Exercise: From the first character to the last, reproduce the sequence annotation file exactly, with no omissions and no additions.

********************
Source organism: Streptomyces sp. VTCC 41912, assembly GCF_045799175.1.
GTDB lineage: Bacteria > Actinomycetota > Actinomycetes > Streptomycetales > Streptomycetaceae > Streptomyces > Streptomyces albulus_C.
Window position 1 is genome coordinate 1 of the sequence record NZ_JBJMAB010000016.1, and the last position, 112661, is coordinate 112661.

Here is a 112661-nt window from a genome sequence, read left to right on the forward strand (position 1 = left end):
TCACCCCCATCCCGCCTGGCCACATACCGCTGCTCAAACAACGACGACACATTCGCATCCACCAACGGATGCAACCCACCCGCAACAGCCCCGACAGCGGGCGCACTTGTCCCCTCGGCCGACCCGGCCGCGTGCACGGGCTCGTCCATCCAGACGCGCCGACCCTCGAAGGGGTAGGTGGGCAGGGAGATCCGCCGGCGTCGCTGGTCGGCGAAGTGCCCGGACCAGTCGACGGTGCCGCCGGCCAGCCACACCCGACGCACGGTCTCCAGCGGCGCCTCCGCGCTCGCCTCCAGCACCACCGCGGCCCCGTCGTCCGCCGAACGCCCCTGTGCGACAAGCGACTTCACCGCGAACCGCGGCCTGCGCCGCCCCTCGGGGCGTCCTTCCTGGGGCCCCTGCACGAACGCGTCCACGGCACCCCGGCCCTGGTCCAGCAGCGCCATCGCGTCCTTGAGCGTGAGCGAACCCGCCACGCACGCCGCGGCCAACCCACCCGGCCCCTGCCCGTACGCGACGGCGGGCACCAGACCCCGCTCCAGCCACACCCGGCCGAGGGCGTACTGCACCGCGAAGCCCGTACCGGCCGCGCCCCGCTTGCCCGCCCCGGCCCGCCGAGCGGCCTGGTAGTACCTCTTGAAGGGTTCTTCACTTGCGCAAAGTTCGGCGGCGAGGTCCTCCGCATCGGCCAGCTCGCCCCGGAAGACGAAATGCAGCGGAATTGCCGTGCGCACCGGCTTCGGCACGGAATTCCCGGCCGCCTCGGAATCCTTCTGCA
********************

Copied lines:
Source organism: Streptomyces sp. VTCC 41912, assembly GCF_045799175.1.
GTDB lineage: Bacteria > Actinomycetota > Actinomycetes > Streptomycetales > Streptomycetaceae > Streptomyces > Streptomyces albulus_C.
Window position 1 is genome coordinate 1 of the sequence record NZ_JBJMAB010000016.1, and the last position, 112661, is coordinate 112661.

Here is a 112661-nt window from a genome sequence, read left to right on the forward strand (position 1 = left end):
TCACCCCCATCCCGCCTGGCCACATACCGCTGCTCAAACAACGACGACACATTCGCATCCACCAACGGATGCAACCCACCCGCAACAGCCCCGACAGCGGGCGCACTTGTCCCCTCGGCCGACCCGGCCGCGTGCACGGGCTCGTCCATCCAGACGCGCCGACCCTCGAAGGGGTAGGTGGGCAGGGAGATCCGCCGGCGTCGCTGGTCGGCGAAGTGCCCGGACCAGTCGACGGTGCCGCCGGCCAGCCACACCCGACGCACGGTCTCCAGCGGCGCCTCCGCGCTCGCCTCCAGCACCACCGCGGCCCCGTCGTCCGCCGAACGCCCCTGTGCGACAAGCGACTTCACCGCGAACCGCGGCCTGCGCCGCCCCTCGGGGCGTCCTTCCTGGGGCCCCTGCACGAACGCGTCCACGGCACCCCGGCCCTGGTCCAGCAGCGCCATCGCGTCCTTGAGCGTGAGCGAACCCGCCACGCACGCCGCGGCCAACCCACCCGGCCCCTGCCCGTACGCGACGGCGGGCACCAGACCCCGCTCCAGCCACACCCGGCCGAGGGCGTACTGCACCGCGAAGCCCGTACCGGCCGCGCCCCGCTTGCCCGCCCCGGCCCGCCGAGCGGCCTGGTAGTACCTCTTGAAGGGTTCTTCACTTGCGCAAAGTTCGGCGGCGAGGTCCTCCGCATCGGCCAGCTCGCCCCGGAAGACGAAATGCAGCGGAATTGCCGTGCGCACCGGCTTCGGCACGGAATTCCCGGCCGCCTCGGAATCCTTCTGCA